A typical day starts at 6am. She showers, does last-minute lesson preparation, wolfs down the cornflakes and coffee served by her "house husband", kisses the children, pecks George on his bald patch, and is out of the door by 7.15am. She arrives an hour before her colleagues, ostensibly to organise the play activities but also, she admits, because of a tendency to want to "forget the problems at home and drown myself in work".

She always takes work home, which she tries to complete between 8 and 9pm, and thereafter she collapses on the old sofa in front of the television set and loses herself in "real life" programmes such as Casualty, "where other people's problems seem worse than my own".

George calls her a "natural born teacher", and is proud of the awards she has won for her school. Last year, Norcot, which is in the rougher part of Reading, won the prestigious Times Educational Supplement Award for Community Action. Kathryn, who had secured the sponsorship, went to visit Kindergarten No 2 in Tirana, Albania. "It was a humbling experience," she recalls. "But it was beyond their belief that my husband had no job and that our family couldn't afford clothes or food. For them, England is where the grass is supposed to be greener."

Kathryn thinks she has been a supportive wife to George, but there have been times in the past two years when she has threatened him with divorce. "He tried to keep his pain to himself, but it made him distant. I could not stand it. Sometimes, I'd storm out to the car. But where do you go? I'd think of staying at a hotel for the night, but with what money? It just reinforces how trapped you feel. It's hopeless.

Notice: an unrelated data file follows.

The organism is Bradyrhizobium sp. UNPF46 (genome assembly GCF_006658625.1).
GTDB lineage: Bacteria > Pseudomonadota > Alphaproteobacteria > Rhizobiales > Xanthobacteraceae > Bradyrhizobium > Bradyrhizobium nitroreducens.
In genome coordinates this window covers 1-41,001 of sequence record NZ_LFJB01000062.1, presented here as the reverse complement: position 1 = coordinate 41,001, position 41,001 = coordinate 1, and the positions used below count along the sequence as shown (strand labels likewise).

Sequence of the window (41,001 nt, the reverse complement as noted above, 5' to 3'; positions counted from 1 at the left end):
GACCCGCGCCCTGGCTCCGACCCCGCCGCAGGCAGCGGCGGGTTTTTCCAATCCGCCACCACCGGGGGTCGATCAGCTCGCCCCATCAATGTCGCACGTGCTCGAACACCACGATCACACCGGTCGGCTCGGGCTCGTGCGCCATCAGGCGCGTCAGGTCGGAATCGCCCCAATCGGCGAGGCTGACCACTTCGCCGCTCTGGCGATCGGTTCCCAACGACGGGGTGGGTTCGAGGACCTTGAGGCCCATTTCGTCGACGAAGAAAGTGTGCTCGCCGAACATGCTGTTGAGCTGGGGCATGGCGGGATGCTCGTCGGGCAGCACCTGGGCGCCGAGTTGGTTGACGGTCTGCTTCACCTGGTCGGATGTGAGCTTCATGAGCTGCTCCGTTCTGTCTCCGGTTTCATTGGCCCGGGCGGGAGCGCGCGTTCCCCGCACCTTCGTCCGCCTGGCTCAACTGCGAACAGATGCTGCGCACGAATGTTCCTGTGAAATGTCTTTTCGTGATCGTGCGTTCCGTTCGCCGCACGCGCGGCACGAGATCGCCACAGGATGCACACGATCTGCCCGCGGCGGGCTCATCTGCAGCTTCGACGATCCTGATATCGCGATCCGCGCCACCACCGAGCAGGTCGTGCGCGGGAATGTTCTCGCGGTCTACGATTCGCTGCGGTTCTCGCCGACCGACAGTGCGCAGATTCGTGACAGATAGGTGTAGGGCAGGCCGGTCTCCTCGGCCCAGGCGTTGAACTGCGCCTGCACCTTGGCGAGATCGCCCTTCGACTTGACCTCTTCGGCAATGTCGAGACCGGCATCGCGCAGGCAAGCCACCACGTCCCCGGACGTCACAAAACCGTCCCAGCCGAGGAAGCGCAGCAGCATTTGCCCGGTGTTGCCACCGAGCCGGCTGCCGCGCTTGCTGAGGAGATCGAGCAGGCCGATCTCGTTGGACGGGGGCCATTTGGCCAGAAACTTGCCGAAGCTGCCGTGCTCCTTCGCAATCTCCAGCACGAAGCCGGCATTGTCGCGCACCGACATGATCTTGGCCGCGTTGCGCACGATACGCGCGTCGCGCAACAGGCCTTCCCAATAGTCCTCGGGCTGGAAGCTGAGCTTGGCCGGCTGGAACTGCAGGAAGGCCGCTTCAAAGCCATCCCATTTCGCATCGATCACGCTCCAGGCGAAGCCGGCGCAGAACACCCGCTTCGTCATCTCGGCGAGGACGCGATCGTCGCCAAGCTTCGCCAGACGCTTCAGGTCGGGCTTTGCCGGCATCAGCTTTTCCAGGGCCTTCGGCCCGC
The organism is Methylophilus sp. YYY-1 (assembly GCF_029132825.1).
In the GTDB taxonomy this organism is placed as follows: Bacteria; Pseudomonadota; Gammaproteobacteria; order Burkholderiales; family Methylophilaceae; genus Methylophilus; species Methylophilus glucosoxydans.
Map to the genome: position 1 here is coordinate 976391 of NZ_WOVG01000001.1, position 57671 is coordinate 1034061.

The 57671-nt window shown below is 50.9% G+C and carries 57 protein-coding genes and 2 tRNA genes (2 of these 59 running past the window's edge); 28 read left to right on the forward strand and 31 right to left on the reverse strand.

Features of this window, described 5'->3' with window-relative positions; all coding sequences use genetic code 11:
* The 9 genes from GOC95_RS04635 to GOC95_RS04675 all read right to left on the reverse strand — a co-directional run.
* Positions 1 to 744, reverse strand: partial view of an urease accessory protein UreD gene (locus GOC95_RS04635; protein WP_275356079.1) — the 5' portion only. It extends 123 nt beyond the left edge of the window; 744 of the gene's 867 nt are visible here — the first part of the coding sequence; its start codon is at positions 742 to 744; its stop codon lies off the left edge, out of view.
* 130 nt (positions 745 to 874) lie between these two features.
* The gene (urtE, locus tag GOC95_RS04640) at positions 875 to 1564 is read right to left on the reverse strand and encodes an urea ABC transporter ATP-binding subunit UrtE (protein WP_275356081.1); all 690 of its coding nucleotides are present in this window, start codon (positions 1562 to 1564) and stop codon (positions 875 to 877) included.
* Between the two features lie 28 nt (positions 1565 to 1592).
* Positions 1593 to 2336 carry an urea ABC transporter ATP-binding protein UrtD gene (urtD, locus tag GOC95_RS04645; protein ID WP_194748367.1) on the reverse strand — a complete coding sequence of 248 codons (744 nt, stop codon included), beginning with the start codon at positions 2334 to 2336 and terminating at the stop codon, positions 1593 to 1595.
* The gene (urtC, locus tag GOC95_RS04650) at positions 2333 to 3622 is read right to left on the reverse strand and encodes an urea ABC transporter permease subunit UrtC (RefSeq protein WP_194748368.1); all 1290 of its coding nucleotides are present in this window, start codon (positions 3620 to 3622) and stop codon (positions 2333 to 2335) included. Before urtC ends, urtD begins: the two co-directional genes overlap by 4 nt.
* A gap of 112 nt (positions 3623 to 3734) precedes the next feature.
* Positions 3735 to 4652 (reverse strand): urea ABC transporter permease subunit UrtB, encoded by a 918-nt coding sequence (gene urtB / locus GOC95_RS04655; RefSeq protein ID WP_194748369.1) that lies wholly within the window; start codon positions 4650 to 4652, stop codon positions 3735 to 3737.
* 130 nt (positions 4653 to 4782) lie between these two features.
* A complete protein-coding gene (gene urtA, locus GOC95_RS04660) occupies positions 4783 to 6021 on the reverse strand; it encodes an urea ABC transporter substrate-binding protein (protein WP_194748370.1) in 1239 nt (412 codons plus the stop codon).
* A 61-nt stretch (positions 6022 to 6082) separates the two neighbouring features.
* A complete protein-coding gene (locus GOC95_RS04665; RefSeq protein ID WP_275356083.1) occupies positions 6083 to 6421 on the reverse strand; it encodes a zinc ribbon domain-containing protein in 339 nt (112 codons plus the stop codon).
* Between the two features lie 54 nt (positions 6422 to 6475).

"The worst part was watching someone I loved deteriorate. He never lost his work ethic, but he became increasingly withdrawn, and aged before my very eyes. He also got rattier with me and the children, and I'd snap, too. One thing that narked me was that everybody felt so sorry for `poor George'. What about poor me? Nobody extended their sympathy to me. I got to dread the postman coming. You're up, you're down, subject to the whim of what's in that envelope."

George Solly's strategy at the beginning of 1994 was to find a job with his former competitors in the beauty therapy business. When that came to nought, he energetically set about marketing himself. In one year he made 350 job applications, an average of one a day. In that time he received only a dozen interviews, a success rate of 2 per cent. Every time he was rejected, he dealt with the disappointment by losing himself in the next application.

He also took on whatever freelance work he could find - as plumber's mate, bookkeeper, and project co-ordinator for the charity Feed The Children. His income was erratic, roughly pounds 300 a month. It went to pay "whatever bill was pressing".

The Sollys tried to remain optimistic. Reading, with a population of 150,000, had become a thriving, high-tech hub, recording the highest growth rate of any European city. In January 1995, unemployment in the Thames Valley fell to just 5.5 per cent, half the figure for the rest of the country. Multinationals such as Hewlett Packard, Rank Xerox, Siemens Nixdorf and Porsche set up their UK headquarters in or near Reading, and there were many jobs to be had. George was still convinced he would get one soon.

He almost became fund-raising manager for West Middlesex Hospital (salary: pounds 25,000); and he almost became export manager for Vickers Medical (salary: pounds 35,000). But he was always pipped. Ageism, he reckoned. "I was only halfway through my working life, but to them I was the wrong side of 40."